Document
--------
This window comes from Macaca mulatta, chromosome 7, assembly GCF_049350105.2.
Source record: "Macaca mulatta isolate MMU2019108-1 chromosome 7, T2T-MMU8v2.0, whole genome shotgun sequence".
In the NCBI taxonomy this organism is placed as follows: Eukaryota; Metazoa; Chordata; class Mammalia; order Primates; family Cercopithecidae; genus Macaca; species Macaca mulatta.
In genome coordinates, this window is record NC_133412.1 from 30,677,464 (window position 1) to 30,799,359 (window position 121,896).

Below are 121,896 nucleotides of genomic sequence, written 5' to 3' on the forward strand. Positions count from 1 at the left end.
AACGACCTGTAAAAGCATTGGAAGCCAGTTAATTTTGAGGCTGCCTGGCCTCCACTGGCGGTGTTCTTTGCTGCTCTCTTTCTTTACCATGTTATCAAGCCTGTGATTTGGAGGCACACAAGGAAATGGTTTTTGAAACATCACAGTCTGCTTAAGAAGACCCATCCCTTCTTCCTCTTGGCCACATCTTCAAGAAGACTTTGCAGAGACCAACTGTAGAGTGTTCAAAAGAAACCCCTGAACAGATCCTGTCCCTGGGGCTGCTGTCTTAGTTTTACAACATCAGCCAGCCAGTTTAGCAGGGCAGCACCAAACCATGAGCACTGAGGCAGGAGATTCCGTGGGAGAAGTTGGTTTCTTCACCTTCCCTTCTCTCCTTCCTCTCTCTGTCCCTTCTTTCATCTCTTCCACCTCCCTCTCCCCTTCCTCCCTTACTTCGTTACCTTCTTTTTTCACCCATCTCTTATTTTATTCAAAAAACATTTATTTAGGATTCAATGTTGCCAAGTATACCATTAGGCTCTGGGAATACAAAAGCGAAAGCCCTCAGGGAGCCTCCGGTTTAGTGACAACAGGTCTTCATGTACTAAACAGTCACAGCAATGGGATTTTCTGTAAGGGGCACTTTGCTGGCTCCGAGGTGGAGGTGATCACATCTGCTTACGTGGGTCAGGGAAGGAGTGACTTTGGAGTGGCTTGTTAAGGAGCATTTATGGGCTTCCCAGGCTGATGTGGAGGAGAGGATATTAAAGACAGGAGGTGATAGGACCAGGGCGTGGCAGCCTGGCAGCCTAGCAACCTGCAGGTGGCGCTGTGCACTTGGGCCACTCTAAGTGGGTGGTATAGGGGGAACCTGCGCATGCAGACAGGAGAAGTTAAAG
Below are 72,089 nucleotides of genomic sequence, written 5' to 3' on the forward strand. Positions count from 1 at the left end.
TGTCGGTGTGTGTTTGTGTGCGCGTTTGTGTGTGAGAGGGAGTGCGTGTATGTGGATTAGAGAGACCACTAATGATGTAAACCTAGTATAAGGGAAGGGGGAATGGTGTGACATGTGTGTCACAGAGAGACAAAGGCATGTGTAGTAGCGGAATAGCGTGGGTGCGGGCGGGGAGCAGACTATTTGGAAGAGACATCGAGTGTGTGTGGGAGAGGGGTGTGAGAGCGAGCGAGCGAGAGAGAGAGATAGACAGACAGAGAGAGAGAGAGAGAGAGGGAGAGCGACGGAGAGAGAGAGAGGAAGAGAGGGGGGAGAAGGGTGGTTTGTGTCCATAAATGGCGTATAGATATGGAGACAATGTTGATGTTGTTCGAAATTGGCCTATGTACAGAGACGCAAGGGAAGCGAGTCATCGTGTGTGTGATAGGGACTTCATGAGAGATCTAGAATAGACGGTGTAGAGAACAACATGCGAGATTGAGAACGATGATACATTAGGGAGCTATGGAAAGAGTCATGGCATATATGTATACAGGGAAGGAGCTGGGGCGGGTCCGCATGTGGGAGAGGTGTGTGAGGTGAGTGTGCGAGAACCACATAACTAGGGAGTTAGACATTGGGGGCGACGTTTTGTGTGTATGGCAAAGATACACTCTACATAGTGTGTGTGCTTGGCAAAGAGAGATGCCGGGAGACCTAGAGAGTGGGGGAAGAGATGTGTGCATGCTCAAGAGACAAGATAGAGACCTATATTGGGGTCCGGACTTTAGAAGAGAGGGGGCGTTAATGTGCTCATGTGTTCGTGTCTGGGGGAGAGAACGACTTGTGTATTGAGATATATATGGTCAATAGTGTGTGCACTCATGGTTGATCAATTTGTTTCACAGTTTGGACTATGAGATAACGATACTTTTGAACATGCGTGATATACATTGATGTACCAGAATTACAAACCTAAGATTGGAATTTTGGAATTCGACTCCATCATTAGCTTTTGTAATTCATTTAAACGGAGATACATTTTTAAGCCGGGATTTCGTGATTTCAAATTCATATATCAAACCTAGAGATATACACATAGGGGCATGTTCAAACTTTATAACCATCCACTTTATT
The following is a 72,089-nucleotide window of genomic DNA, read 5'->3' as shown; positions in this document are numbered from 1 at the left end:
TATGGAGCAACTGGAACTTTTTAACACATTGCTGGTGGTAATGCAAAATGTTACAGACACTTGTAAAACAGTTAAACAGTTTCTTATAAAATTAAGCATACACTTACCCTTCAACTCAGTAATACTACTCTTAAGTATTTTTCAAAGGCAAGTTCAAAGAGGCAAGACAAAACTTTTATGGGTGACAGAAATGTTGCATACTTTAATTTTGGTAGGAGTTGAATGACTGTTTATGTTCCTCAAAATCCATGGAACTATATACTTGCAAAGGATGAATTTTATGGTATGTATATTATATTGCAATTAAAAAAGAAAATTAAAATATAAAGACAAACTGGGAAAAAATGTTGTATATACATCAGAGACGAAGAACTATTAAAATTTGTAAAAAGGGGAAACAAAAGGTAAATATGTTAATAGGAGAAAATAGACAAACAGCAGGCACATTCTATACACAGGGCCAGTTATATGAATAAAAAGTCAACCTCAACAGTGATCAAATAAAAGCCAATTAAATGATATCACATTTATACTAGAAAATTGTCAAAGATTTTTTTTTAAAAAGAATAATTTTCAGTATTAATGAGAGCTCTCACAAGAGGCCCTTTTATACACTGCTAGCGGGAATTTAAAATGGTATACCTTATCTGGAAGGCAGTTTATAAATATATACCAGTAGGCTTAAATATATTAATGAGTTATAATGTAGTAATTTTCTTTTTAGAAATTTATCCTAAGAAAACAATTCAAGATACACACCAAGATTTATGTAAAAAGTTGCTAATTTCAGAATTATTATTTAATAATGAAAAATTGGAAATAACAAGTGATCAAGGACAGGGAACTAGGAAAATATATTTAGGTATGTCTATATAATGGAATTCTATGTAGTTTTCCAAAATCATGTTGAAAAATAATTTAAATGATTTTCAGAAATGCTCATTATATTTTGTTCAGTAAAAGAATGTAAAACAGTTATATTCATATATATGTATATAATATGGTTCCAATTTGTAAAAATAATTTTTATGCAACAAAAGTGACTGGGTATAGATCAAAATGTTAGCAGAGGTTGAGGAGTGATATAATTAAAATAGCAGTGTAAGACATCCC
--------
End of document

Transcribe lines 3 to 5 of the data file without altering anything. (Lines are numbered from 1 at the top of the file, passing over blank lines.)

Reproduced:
In the NCBI taxonomy this organism is placed as follows: Eukaryota; Metazoa; Chordata; class Mammalia; order Primates; family Cercopithecidae; genus Macaca; species Macaca mulatta.
In genome coordinates, this window is record NC_133412.1 from 30,677,464 (window position 1) to 30,799,359 (window position 121,896).

Below are 121,896 nucleotides of genomic sequence, written 5' to 3' on the forward strand. Positions count from 1 at the left end.